Study in Scotland

Scotland universities

​One of four constituent nations which make up the United Kingdom, Scotland is a small but multicultural society with just over 5 million people. The main language is English, although Scotland’s mother tongue, Gaelic, is still spoken in the North and West of the country. Scottish people are famously friendly, people from all over the world have been coming to live in Scotland for centuries, so you can be sure of a warm welcome when you come and study here. 

Contact one of our UK Study Experts now to find the perfect partner university for you.


Scotland is characterized by cosmopolitan cities, spectacular landscapes, and a varied sports, arts, entertainment, and social scene. As a very compact country, it is easy to get around Scotland. Together with its rugged countryside, Scotland has several major cities. Edinburgh is the capital and is home to the Scottish Parliament, Edinburgh Castle, and the Edinburgh International Festival. Forty miles west is Glasgow, Scotland’s largest city. It has excellent shopping and is perceived as Scotland’s ‘capital of style’. Heading north, you will find Stirling, Scotland’s newest city and further northeast is Dundee, one of the top 200 universities in the world. There are excellent transport links between Scotland’s cities and the rest of the UK. Edinburgh and Glasgow are home to international airports, linking Scotland with the rest of the world and making travel to the rest of the UK and Europe a breeze!

Edinburgh Sunset


Scotland has been a leader in education since the early part of the 15th century. The education systems in the USA, Canada, and China all mirror the model that was pioneered by the Scots. The approach is focused on the needs of the student and is designed to create time and space for individual development. Ranked highly in the world for research, Scotland produces more academic papers and citations per 10,000 residents than any other country in the world. Scotland is a world leader in areas such as biological sciences, genetics, and astrophysics.

The country has a strong and growing economy with top industries including finance, life sciences, traditional and renewable energies, oil and gas, medical technology, tourism, and the creative industries. The region also recently won the title of ‘UK and European Region of the Future’.

Not sure which of our Scottish partners might suit you best? Contact one of our student advisors for more information and guidance.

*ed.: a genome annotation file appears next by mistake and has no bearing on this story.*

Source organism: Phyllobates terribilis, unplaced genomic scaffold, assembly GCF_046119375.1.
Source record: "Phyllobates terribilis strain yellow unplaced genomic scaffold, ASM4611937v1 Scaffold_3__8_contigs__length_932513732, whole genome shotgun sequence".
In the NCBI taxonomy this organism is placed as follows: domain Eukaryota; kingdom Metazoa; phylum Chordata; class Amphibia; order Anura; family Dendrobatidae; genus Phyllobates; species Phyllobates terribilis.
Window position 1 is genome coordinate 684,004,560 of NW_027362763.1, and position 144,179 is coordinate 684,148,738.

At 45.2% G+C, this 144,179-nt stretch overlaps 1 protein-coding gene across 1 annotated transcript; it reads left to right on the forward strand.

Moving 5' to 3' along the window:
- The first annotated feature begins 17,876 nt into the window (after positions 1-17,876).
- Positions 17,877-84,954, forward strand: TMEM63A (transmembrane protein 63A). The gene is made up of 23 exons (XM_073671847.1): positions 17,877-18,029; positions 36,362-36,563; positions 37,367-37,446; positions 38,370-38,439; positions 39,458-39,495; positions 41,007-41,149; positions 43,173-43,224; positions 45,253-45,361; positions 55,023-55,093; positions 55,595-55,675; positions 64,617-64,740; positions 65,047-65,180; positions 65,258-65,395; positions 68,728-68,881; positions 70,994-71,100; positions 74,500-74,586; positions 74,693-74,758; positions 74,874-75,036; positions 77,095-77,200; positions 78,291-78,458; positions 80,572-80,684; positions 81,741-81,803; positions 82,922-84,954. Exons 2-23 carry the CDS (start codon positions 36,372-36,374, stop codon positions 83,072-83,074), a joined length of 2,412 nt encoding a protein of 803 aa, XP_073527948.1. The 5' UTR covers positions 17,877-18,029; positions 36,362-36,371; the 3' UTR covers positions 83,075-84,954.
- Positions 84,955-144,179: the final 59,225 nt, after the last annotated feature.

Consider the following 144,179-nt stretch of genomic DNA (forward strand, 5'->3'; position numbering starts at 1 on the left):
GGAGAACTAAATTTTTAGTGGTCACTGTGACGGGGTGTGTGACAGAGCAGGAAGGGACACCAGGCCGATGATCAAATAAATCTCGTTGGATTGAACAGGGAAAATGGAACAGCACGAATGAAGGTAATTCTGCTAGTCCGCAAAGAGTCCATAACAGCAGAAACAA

Highland Cow


Haggis is the national dish of Scotland, made from finely chopped sheep organs cooked in the animal’s stomach seasoning, onion and oatmeal. It tastes and looks like spicy minced meat and many refuse to try this dish simply because it does not look particularly appetizing, but it really is quite delicious!

Irn-Bru is described as Scotland’s “other” national drink. It is an orange, fruity, and sweet carbonated soft drink. An exact flavour description is impossible but some combination of orange, bubble gum and cream soda comes close.

Scottish Dancing


Scotland is home to many of it own unique holidays and festivals some dating back to its gaelic cultural origins. While living in Scotland, you can expect to partake in these examples, among others:

Hogmanay – Scottish New Year’s celebration is one of the largest in the world. It is spread over four days with cultural highlights, theatre, music and dance.

Edinburgh Fringe Festival – Throughout August, comedy, art, humanity, film and culture are celebrated during the festival. There is incredible life and excitement in the city all month and people come from all over the world to see Fringe.

Burns Night – On the 25th of January each year Burns Night celebrations in cities and homes around the country pay honour to Scotland’s bard, Robert Burns. Activities include music, dancing, whisky tasting and a customary reading of the famous, poem ‘Address to a Haggis’.

If you’re a Harry Potter fan, Scotland is a bucket list destination for you for sure! We have a blog post dedicated to must-see Harry Potter locations in Scotland and elsewhere in the UK.


The Scottish National Museum consists of The Museum of Scotland and the Royal Museum. The museum is dedicated to Scotland’s history, people, and culture.

In Aberdeen, you can visit the Maritime Museum which houses a unique collection of shipbuilding, sailboats, and fishing history.

In Glasgow, you can visit the Kelvingrove Art Gallery and Museum, one of the finest civic art collections in Europe including everything from Ancient Egypt to Scotland’s Wildlife.

Eilean Donan Castle


  • While English is the predominant spoken language through most of Scotland, you can still see road signs written in both Gaelic and English
  • Did you know the Scots are behind inventions such as the television, penicillin, forensic science, and rain jackets?
  • Many famed actors hail from Scotland including Ewan McGregor, Gerard Butler, and Sean Connery.
  • You can see the North Lights (Aurora Borealis) in Scotland in places where pollution is minimal and conditions are right.
  • Scotland has approximately 790 islands, only 130 of which are inhabited.
  • The Bank of Scotland was founded in 1695 and is the oldest surviving bank in Britain. It was also the first bank in Europe to print its own banknotes (paper money).
  • The worlds shortest scheduled flight runs between Westray and Papa Westray on the islands in the far north of Scotland. The flight takes a full one minute and fourteen seconds.​

Not sure which of our Scottish partners might suit you best? Contact one of our student advisors for more information and guidance.





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